Re-reading my 2018 diary, I found this from July.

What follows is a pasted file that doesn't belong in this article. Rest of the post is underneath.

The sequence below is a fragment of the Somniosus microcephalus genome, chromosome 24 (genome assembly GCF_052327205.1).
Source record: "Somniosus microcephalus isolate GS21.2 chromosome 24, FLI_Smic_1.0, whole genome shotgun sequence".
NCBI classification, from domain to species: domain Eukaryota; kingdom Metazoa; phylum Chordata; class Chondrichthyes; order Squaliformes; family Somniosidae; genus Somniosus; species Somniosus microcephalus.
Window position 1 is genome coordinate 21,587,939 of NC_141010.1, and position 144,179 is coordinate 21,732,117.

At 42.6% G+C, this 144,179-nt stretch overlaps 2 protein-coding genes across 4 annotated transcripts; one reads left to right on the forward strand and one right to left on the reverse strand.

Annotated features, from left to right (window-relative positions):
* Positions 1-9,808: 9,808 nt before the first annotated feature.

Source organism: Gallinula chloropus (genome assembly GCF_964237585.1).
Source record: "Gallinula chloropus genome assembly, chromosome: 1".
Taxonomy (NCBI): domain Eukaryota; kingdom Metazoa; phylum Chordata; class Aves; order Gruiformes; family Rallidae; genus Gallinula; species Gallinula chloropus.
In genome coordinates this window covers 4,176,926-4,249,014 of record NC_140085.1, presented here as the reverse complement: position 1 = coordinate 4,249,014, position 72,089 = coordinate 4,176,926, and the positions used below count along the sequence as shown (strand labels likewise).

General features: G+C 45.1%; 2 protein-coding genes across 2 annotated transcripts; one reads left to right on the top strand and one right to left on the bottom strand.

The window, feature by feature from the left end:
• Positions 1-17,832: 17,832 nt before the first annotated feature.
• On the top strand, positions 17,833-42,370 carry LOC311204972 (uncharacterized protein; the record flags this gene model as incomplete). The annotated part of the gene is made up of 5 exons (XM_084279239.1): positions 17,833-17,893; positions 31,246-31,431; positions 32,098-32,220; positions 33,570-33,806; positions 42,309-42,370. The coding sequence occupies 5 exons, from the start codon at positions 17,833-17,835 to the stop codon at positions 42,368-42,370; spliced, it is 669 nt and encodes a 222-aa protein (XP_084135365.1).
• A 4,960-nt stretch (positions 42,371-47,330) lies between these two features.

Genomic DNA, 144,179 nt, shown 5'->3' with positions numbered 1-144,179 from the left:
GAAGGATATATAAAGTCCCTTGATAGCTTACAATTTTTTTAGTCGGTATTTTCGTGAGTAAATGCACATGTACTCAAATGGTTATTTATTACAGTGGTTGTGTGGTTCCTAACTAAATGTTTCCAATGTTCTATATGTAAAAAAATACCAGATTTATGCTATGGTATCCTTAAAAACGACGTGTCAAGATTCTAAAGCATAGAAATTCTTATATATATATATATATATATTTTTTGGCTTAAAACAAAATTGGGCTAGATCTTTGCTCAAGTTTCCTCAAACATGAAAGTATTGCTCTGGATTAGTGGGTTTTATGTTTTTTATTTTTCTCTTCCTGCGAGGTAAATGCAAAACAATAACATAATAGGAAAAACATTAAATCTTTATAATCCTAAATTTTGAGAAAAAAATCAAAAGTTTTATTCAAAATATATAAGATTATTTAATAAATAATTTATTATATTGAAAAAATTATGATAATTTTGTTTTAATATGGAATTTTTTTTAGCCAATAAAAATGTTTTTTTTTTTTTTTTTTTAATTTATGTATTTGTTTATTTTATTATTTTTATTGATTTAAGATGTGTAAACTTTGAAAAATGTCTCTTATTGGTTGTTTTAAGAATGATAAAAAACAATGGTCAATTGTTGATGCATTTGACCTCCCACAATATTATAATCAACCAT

Rejoinder to recent thoughts on the impermanence of writing. A helpful metaphor for writings is buildings. There are many buildings which last a century or two, are tended and lived in by people who want to see them remain standing. And that is one of the great aims for a writer, to have a book still read a century or two after it is written. There are only a few outstanding buildings preserved for many centuries, buildings which have acquired a sense of awe and prestige. But at the other end there are many other buildings. Perhaps most blogging is like building a cubby house for kids to enjoy for anything from a day to a few years; or perhaps it’s like putting up a tent for a week at a caravan park. It has its purpose, we need these temporary shelters and we live in them a time – but there’s no handwringing about their temporariness. And then the average suburban house is something like most books people write. Shiny and good looking for a time when it’s built, but it looks dated one or two decades later. It stays standing for thirty or forty years, and then it’s knocked over when someone wants the block for something else.